My mother in law is 90. My husband (her son) died and I have since re-married. We are close and I see her every week. She has one other son and a daughter. She has no relationship with the daughter who is a troublemaker. Her husband has also passed away.
My problem is that the son lives an hour away (I live closer) but rarely visits his mother. She stayed for 2 nights over Christmas and I don't think she has seen him since. Neither of his children visit (they see her at Christmas when she stops over)
She lives in sheltered housing so is well enough looked after but I think she is lonely and misses her family. One of my sons who lives close also visits regularly and my other children visit when they're in the area (one's overseas and one over 3 hours away)
This weekend she had a fall. She is slightly bruised and battered but incredibly shaken up and upset. I have been over and done some shopping for her but I feel something must be said to the son about not seeing his mother
To be honest I don't know what to do or what to say. Frankly I am disgusted that he pays her so little attention and gives so little of his time. Is it my place to say anything or should I just butt out and keep doing what I think is right for her. I know this upsets her but she keeps making excuses for him: "he works so hard" "He is so busy" "He has his wife's (recently widowed Dad) to look after". I'm finding it increasingly difficult to hold my piece.
Any advice please
My advice is to continue your role as friend and not feel you have any more responsibility than that. In reality, you don’t ( unless you are her guardian or next of kin).
You say she is in “ sheltered” care. Does that mean a nursing home or some place where there are professional caretakers or medical help on hand? If so, speak to the Administrator about your concerns. That person should have called next of kin to inform them and seek a solution about the future.
You sound like a caring person. Just don’t care more than you really are able to. Let those responsible step up, and someone else can call on them to do that.
It is a good thing that she is physically taken care of, sheltered, fed, has medical care. Regarding her son not being motivated to visit her: what if this is a natural consequence of her not attending to him when he was a child, through years of him reaching out to her, trying to get her attention and failing at it?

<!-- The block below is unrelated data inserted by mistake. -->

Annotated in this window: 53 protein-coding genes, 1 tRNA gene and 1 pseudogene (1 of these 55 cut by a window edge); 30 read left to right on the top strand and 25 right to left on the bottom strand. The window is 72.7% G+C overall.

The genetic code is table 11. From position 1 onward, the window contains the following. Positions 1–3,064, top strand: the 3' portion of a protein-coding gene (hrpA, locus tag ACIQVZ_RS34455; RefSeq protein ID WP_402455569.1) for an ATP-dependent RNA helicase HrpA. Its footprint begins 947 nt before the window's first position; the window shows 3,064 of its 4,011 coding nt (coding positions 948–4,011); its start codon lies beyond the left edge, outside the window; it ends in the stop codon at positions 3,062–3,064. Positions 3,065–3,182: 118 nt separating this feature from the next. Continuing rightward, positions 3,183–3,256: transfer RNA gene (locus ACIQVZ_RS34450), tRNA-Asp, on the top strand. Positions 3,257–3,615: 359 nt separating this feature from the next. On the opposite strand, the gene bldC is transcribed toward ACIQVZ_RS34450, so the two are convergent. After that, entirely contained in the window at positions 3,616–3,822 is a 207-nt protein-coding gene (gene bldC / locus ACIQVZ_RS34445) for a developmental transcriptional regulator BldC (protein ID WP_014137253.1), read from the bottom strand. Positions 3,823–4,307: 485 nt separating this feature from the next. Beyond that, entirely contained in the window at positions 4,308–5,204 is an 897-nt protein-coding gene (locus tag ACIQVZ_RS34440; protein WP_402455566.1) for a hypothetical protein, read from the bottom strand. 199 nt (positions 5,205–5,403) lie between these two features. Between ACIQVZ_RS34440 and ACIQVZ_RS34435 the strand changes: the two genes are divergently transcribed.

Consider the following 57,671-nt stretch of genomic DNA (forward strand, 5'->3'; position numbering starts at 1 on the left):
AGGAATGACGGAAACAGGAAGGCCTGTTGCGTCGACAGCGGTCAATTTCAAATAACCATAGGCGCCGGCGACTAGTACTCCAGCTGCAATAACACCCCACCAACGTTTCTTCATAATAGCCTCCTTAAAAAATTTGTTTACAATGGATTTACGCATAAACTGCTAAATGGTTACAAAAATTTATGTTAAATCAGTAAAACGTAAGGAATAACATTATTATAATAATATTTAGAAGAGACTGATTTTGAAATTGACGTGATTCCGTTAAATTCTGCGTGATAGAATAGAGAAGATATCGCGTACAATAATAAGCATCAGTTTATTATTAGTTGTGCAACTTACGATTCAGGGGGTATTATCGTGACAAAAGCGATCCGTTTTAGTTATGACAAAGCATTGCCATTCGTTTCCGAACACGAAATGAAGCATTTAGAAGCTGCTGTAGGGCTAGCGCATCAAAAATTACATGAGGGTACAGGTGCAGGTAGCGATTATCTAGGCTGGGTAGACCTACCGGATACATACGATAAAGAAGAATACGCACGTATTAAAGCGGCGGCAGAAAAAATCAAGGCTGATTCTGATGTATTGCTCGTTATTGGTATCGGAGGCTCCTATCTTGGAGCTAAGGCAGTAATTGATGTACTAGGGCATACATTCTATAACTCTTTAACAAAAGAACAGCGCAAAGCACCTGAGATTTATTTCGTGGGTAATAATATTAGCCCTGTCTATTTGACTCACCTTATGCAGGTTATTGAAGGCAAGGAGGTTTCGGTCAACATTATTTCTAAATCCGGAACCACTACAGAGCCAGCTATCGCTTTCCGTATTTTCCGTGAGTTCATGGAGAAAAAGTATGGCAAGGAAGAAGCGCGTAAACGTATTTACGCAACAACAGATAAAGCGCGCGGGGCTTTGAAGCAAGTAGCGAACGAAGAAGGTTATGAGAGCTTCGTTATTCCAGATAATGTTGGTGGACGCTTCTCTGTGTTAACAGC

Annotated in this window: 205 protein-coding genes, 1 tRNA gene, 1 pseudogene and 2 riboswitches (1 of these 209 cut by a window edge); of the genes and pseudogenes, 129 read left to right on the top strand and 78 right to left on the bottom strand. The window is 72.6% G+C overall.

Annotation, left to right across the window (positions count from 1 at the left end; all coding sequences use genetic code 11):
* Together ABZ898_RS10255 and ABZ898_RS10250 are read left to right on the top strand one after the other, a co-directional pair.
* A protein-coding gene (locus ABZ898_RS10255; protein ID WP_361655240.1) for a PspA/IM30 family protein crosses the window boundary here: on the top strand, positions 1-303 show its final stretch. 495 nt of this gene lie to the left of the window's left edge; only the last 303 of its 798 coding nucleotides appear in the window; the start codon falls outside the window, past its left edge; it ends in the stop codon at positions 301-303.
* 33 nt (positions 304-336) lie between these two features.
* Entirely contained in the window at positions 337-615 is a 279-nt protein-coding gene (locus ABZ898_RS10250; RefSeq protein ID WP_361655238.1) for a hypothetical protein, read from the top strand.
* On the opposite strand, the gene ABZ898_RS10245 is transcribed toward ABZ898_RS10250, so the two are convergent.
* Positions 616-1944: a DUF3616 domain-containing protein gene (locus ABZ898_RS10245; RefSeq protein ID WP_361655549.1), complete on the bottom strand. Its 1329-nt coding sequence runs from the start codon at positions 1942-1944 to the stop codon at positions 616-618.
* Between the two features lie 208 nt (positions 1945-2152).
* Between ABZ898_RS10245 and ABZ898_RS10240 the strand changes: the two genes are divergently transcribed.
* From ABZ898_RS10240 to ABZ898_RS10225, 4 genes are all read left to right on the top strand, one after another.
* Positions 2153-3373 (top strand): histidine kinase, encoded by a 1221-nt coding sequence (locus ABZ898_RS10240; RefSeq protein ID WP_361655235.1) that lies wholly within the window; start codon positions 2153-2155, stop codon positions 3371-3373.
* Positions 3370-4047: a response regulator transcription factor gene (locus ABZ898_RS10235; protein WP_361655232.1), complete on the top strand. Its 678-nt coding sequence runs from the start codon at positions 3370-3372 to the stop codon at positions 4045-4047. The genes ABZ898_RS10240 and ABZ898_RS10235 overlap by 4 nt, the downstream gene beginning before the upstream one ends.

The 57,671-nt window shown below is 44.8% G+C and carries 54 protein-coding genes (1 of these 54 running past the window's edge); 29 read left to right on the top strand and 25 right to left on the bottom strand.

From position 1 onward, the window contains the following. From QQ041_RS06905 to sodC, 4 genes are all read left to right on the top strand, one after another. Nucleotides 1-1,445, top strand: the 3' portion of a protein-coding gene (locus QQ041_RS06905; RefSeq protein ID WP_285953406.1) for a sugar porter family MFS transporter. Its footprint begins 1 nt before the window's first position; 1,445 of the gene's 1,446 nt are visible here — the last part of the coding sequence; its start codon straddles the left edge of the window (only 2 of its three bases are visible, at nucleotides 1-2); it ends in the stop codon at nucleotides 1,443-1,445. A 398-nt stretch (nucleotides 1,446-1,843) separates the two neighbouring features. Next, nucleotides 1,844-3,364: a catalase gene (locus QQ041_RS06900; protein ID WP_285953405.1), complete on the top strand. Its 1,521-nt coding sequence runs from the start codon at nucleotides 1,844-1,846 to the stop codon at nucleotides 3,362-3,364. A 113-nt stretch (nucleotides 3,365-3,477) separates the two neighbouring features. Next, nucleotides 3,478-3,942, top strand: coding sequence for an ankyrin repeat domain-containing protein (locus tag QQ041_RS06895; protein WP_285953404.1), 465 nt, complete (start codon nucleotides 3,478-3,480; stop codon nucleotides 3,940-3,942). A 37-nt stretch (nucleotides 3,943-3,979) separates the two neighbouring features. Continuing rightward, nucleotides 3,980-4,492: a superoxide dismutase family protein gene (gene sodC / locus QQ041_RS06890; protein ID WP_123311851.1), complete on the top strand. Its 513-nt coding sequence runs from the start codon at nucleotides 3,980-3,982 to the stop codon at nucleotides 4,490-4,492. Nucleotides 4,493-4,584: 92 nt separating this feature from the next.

I am not suggested, that if this is the case, that this ninety year old woman should be punished. What I am suggesting is that children naturally love their (present) parent more than anything, wanting nothing more intensely than to get the parent's attention and approval. Maybe her son tried to many times and gave up.
When we see a ninety year old woman, sweet and kind perhaps, we don't imagine how things might have been for way too long.
Thanks for both your replies. Sensible advice yet again. I have wondered about her past relationship with her son. She and her husband moved around quite a bit with his job and the son stayed put once he was 18. My late husband was the youngest child and stayed with his parents - moving schools to suit them. His mum was very close to him and I wonder if the other son felt left out and not really part of the family.
I have simply messaged him to say she had the fall and was shaken up and I will continue my relationship with her in the way I have always done. We enjoy each other's company. As long as I can come on here and vent my frustrations about my brother in law!!!
You are welcome, Christy. Post again anytime.
CHRISTY- I've been where you are. The advice you got here is excellent, and I wish I'd taken those sentiments closer to heart. I just wanted to add:
Take your path of least regret, and make the choices you can live with. And let everyone else do the same. Whatever they choose now, they'll have to live with. Spend your time focusing on the relationship you have with her, and stop trying to make sense of how anyone else behaves. I watched as FIVE adult children- all within a couple hours' drive- ignored their mother for three years, while she was dying. It infuriated me. Until I remembered 1) it's none of my business how anyone else behaves, and 2) I could only make choices for myself. It wasn't easy, but I eventually worked my way through to gratitude. Their neglect gave me more time with her, and we got much closer than we would have otherwise. I was selfish in that regard. I know it hurt her a lot (she was living with us during treatment so I saw and heard her pain). I hate that, but there was nothing I could do about it. I could only control how I reacted to it. I could let it go and love her harder, or I could let my anger infect my time with her. So I let go of my anger, in favor of holding onto my mother-in-law's hand. I hope you can do the same. For your sake, and hers.